The following is a re-print of a past column by former Advertiser columnist Stephen Thorning, who passed away on Feb. 23, 2015.
Some text has been updated to reflect changes since the original publication and any images used may not be the same as those that accompanied the original publication.
(This is the fourth installment of a five-part series on the Temperance Movement in Elora and vicinity.)
The 1894 Ontario plebiscite on prohibition brought the liquor question into the centre of the political arena, where it remained for the next three decades.
Candidates for office at all levels were pressed into declaring their position on liquor, and temperance groups kept up their pressure for restrictive legislation and more plebiscites.
The shifting of temperance from a moral question to a political issue undermined the autonomy and independence of local temperance groups.
Policies and actions in the 1890s and after tended to be formulated by professional temperance workers and full-time agitators. These people became skilled at political organization.
By the 1890s, the Ontario temperance movement was dominated by the Dominion Alliance, which had a highly-organized structure with councils at the national, provincial and county levels, and local secretaries at the bottom level. The Alliance sought to coordinate all temperance work and organizations, with a great deal of success.
To spread its message, the Dominion Alliance published a newspaper, The Pioneer. At its peak, the paper had a circulation of about 25,000, a respectable number, but nevertheless a tiny figure as a proportion of the population of the country. There is little doubt that the temperance movement was sustained by a small group of zealots.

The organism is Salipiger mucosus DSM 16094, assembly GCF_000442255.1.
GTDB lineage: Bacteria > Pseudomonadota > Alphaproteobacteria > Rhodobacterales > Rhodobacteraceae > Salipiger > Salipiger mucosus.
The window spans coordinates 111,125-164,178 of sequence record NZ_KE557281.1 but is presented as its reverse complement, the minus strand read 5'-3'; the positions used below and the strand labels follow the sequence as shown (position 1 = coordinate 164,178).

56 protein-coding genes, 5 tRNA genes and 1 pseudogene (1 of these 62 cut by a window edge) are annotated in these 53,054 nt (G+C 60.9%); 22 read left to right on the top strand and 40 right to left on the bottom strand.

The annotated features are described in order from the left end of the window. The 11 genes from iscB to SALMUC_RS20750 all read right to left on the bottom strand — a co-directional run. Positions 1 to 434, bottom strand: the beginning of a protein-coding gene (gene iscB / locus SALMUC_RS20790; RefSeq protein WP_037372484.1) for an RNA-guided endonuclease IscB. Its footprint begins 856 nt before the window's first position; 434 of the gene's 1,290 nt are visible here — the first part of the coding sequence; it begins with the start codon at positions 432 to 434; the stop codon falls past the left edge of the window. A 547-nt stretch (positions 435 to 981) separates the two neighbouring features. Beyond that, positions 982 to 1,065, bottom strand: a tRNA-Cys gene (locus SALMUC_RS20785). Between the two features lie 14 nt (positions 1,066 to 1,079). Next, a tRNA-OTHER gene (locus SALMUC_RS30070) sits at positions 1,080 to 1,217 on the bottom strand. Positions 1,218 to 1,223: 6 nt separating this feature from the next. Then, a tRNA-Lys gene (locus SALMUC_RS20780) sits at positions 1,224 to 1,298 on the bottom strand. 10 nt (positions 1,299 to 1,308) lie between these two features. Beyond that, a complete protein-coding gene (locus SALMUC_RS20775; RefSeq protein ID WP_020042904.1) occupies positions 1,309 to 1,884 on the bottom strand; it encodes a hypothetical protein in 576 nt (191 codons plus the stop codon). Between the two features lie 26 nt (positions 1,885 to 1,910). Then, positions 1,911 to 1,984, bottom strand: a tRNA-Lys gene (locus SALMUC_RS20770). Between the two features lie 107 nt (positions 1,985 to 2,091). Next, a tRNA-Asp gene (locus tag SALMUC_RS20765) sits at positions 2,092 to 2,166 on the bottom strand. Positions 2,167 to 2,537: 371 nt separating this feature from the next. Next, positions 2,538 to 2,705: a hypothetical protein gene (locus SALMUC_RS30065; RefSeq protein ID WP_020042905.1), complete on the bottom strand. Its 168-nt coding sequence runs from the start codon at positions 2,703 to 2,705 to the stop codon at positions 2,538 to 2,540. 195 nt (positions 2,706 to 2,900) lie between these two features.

Under pressure from the Dominion Alliance, and following the 1896 Royal Commission report on the liquor question, the federal government held a plebiscite on prohibition in 1898.
As with the Ontario vote in 1894, the results were inconclusive. Quebec voted wet, and the rest of the country dry by a small majority. Viewing the issue as divisive, and fearing the problems with trying to enforce a temperance act, the Laurier government took no action.
Meanwhile, drinking habits continued to change. Hotels in Elora, Fergus and Salem became less lucrative. By 1898, Elora had only three hotels, two fewer than the five allowed under provincial law.
Salem had dropped from five to two, and in Fergus only four were still in business. The town once had eight taverns.
Beer continued to rise in popularity. Canadian per-capita consumption of beer rose 50% between 1885 and 1895, while whiskey consumption declined 11% in the same period.
There was also a price differential. Whiskey sold for 10 cents per glass of two or three ounces, while a big pint schooner of beer cost only five cents. In addition to tavern consumption, beer had become a popular household beverage, sometimes consumed with meals.
The two Salem breweries shared fully in the boom in beer. Their wagons delivered it to houses in the area in small barrels or quart bottles.
Stricter provincial standards for hotels forced many publicans out of the business. Many simply couldn’t afford to make the necessary health and safety improvements to their establishments.
Profits suffered further in 1899 when hours of operation were shortened. Hotels had to be closed by 11pm on weekdays and at 7pm on Saturdays, so their customers could go home for a good night’s sleep so that they would be alert and attentive at church the next morning.